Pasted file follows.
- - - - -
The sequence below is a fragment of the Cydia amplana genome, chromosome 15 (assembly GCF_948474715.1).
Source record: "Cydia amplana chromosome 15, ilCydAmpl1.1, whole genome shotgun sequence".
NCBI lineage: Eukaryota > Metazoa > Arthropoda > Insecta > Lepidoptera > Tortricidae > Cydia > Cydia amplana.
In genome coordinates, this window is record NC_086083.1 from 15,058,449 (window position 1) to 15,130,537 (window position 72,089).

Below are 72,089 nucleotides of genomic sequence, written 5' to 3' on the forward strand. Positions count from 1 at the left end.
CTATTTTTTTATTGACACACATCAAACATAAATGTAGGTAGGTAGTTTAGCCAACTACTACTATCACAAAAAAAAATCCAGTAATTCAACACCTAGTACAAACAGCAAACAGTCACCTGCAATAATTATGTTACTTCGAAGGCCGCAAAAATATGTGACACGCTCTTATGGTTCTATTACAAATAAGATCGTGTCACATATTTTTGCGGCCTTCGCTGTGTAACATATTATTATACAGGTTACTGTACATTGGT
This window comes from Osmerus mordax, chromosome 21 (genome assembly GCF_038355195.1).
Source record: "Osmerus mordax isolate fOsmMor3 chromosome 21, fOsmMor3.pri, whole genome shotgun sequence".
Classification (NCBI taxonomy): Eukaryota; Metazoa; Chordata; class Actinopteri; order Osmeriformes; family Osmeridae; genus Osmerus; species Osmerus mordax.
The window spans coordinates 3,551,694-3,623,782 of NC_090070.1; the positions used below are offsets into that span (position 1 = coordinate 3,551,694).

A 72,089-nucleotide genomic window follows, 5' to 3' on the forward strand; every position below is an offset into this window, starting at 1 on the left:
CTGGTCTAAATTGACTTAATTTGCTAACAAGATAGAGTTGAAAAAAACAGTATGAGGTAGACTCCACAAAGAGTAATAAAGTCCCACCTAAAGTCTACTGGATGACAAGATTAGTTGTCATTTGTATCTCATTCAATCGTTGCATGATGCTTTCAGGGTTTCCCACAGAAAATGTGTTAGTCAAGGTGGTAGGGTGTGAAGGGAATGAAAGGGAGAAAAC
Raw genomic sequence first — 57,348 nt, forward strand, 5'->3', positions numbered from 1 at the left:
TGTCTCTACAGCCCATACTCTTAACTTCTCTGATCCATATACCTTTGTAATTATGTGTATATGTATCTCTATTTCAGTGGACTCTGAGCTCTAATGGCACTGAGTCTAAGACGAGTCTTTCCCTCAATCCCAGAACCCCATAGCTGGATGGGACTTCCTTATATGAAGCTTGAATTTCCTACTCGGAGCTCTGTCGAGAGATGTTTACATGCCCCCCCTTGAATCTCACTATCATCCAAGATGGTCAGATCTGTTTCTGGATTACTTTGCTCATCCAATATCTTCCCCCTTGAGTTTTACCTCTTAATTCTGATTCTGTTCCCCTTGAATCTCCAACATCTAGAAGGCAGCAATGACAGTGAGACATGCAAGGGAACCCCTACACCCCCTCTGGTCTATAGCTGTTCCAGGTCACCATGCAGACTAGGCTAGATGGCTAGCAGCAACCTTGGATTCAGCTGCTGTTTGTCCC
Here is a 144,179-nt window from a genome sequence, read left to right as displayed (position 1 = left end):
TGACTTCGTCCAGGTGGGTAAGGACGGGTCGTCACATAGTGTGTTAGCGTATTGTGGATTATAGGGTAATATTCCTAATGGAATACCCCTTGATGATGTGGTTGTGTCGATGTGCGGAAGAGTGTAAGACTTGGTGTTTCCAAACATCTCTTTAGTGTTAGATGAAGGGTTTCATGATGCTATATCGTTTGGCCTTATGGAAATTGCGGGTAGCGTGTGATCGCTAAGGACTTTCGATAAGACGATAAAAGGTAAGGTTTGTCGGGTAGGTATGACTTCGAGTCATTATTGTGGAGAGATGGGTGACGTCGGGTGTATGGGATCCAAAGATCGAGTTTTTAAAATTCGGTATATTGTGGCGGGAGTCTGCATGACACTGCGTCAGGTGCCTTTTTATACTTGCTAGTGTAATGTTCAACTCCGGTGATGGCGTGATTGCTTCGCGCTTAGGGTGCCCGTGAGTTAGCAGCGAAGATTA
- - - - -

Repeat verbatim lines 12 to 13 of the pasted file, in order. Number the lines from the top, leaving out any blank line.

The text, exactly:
CTGGTCTAAATTGACTTAATTTGCTAACAAGATAGAGTTGAAAAAAACAGTATGAGGTAGACTCCACAAAGAGTAATAAAGTCCCACCTAAAGTCTACTGGATGACAAGATTAGTTGTCATTTGTATCTCATTCAATCGTTGCATGATGCTTTCAGGGTTTCCCACAGAAAATGTGTTAGTCAAGGTGGTAGGGTGTGAAGGGAATGAAAGGGAGAAAAC
Raw genomic sequence first — 57,348 nt, forward strand, 5'->3', positions numbered from 1 at the left: